Interestingly, on the day I was making my journey to Lagos from Port Harcourt last December, Bayelsa State was in the throes of an election to maintain it's status as a People’s Democratic Party, PDP state, now in opposition while Rivers State was awaiting a Supreme Court ruling that will maintain it's PDP status if it upturned the Appeal Court ruling that had decided in favour of rerun of the gubernatorial elections, which the opposition All Progressives' Congress, APC celebrated, even though they'd have preferred victory awarded them by the court. That election in Bayelsa State will be declared inconclusive and reruns held in Southern Ijaw Local Government and a few polling stations in other local governments, and PDP will go on to win eventually. The Supreme Court also went on to rule in favour of the PDP declaring that the PDP candidate wasn't given fair hearing by the election tribunals ab initio amongst other reasons. In the end, all but one of the six Niger Delta states are now controlled by the opposition, a change brought about by the fact that their party which once controlled the centre, and till a few months ago, led by a son of theirs lost the centre to the opposition. What seemed out of place in 2007, has now become the order in the Niger Delta in 2016.

I have always felt that if Lagos that boasts of no natural resources, without special derivations from the federal allocations, despite its status as a former administrative capital can do it, Niger Delta states being the home of Nigeria's greatest foreign exchange earner, with an expansive shoreline, despite federal allocations tilted to and in their favour, with some ingenuity and sincerity of purpose can do far better than they are presently doing. It is disheartening to find a Niger Delta State amongst those owing staff salaries, with several abandoned projects dotting the landscape, not least of which is the MONORAIL project embarked upon by the immediate governor of Rivers State, (Rt. Hon.) Chibuike Rotimi Amaechi


who incidentally is the Transport Minister in the present President Muhammadu Buhari-led Federal Government, making one wonder when antecedents ceased to be used as criteria for apportioning portfolios, even if he must be made minister, and that's besides the heavy burden of corruption hanging over his neck, which the Economic and  Financial Crimes Commission, EFCC has conveniently elected to overlook, as it intensifies its anticorruption battle (spearheaded by the president) against the opposition PDP.

Yenagoa, Bayelsa State capital looked quite peaceful when we passed through, but I could sense the tense atmosphere, in the way posters of the two top contending candidates for the guber elections were intentionally pasted on top of each other, in layers after layer, with the last person to paste been the winner for the day. I surmised that the job of putting up the posters, either on a tabula rasa, or over that of the other candidate would be a job for the night amidst armed guarding by the pasters' peers to forestall "accidental discharge", from thugs of the opposing party or group. The Niger Delta replete with cult groups, militant groups and the likes are war zones during elections, though their activities continue brazenly before and after elections, only that they are better funded by politicians during the electioneering periods.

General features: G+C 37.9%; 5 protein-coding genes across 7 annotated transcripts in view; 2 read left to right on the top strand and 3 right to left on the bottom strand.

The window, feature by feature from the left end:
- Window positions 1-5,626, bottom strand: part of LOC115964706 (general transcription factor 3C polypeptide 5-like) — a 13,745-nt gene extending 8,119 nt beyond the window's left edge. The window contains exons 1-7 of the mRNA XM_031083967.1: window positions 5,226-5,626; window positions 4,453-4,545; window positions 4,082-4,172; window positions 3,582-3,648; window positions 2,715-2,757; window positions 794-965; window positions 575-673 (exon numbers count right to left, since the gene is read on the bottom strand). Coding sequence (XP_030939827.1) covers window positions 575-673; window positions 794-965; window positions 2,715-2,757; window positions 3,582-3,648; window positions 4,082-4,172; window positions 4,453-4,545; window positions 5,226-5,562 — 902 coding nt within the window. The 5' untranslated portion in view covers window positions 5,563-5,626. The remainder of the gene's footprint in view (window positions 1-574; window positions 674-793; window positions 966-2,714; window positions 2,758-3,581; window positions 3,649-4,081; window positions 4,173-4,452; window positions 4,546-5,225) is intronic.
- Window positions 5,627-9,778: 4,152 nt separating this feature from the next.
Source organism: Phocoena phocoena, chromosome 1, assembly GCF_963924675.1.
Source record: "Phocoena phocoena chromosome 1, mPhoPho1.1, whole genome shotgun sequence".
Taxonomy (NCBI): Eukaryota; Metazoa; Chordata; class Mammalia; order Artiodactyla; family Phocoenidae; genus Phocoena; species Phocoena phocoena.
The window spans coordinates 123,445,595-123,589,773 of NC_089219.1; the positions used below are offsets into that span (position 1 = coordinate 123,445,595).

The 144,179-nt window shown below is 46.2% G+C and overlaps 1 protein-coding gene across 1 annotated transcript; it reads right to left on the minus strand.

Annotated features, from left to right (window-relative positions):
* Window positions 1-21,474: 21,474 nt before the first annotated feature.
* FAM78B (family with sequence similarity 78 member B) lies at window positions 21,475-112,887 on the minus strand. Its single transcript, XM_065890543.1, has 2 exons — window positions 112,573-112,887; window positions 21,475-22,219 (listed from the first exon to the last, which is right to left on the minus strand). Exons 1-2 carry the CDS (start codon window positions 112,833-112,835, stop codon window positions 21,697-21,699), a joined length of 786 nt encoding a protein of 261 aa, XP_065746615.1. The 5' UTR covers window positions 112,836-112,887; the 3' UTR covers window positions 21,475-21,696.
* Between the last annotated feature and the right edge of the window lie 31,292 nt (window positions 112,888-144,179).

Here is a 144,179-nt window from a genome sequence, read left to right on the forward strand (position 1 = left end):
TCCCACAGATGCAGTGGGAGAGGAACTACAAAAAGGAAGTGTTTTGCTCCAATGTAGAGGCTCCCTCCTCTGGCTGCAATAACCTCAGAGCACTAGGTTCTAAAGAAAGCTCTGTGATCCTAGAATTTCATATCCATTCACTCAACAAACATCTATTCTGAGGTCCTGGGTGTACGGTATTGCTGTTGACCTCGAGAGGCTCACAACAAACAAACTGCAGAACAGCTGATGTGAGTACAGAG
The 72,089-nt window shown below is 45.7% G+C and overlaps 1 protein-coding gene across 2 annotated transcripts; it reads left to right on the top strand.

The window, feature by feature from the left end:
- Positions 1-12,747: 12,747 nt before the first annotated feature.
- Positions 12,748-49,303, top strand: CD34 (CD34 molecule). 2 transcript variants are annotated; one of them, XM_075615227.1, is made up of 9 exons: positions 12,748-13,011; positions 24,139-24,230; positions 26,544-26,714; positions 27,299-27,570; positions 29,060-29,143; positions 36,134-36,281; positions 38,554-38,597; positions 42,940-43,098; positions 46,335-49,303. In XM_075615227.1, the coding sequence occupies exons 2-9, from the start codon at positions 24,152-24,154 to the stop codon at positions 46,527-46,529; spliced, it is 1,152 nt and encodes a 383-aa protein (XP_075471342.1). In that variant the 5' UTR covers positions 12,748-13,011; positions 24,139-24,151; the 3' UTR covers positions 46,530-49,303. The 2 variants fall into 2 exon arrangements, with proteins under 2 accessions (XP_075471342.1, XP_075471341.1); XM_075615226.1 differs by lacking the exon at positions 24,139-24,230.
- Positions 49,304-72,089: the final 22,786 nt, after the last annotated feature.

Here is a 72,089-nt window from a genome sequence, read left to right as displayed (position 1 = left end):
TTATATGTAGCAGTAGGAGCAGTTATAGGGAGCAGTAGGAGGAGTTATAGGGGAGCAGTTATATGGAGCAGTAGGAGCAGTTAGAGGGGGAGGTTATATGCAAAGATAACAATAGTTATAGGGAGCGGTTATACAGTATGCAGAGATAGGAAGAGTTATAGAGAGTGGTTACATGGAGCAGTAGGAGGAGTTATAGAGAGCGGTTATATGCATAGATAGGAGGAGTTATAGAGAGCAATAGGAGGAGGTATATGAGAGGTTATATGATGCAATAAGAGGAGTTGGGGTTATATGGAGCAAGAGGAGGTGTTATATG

In the elections that took place the following day to when I passed through Bayelsa, and the rerun that took place much later in January this year, lives were reportedly lost in clashes between the varying groups, during attempts at ballot box snatchings and attempts at warding miscreants off polling booths/units, while it was reported that security agencies contracted by the Independent National Electoral Commission, INEC to maintain peace and order, took sides. Unfortunately in Nigeria, deaths from clashes during elections, as with clashes amongst cult groups in the Niger Delta, like those at the hands of marauding Fulani herdsmen nationwide (though with particular emphasis to Nigeria's Northcentral region or middle belt), or at the hands of Islamic Fundamentalist Groups like Boko Haram in Nigeria's North East, naturally go uninvestigated by the police, and perpetrators many times walk the streets free, till maybe they meet their waterloo at the hands of a revenge team/squad by those wronged by their former activities (who are then sometimes arrested by the police, and freed if they can make the police an offer they couldn't reject).

Though the Rivers State portion of the East-West Road was uncompleted as at the time I passed in December. The part as you enter into Bayelsa and onwards was well paved and made the journey seamless. Most of what happened with the Rivers State section of the road was political, due to the no love lost relationship between the then Governor Amaechi and former President Goodluck Jonathan. It will be interesting to see if Amaechi who is now Minister of Transport can prevail on his friend and former Lagos State governor, and minister of Works, Power and Housing, Babatunde Fashola (who also has an unenviable record of abandoned projects in Lagos in the Housing Sector- Lagos HOMS, and like Amaechi in a Light Rail project that is beginning to also look like a white elephant project) to look favourably on that road, most importantly ask his former Commissioner for information, Mrs. Ibim Semenitari, who now heads the Niger Delta Development Commission, NDDC to commit to the building of that aspect of the road, or allow his seeming hatred towards Governor Nyesom Wike to stifle development in his home state. I wondered if he will attempt to rejuvenate the monorail project he started as governor, but has now joined the list of Nigeria's White Elephant Projects (by governors looking for enduring legacies to massage their megalomaniacal egos), now as minister even routinely inspecting the rail projects initiated (both completed and almost completed) by the immediate past President Jonathan's regime, nationally as we made good speed through Bayelsa onwards Lagos, making me believe that we may in fact make Lagos before dusk!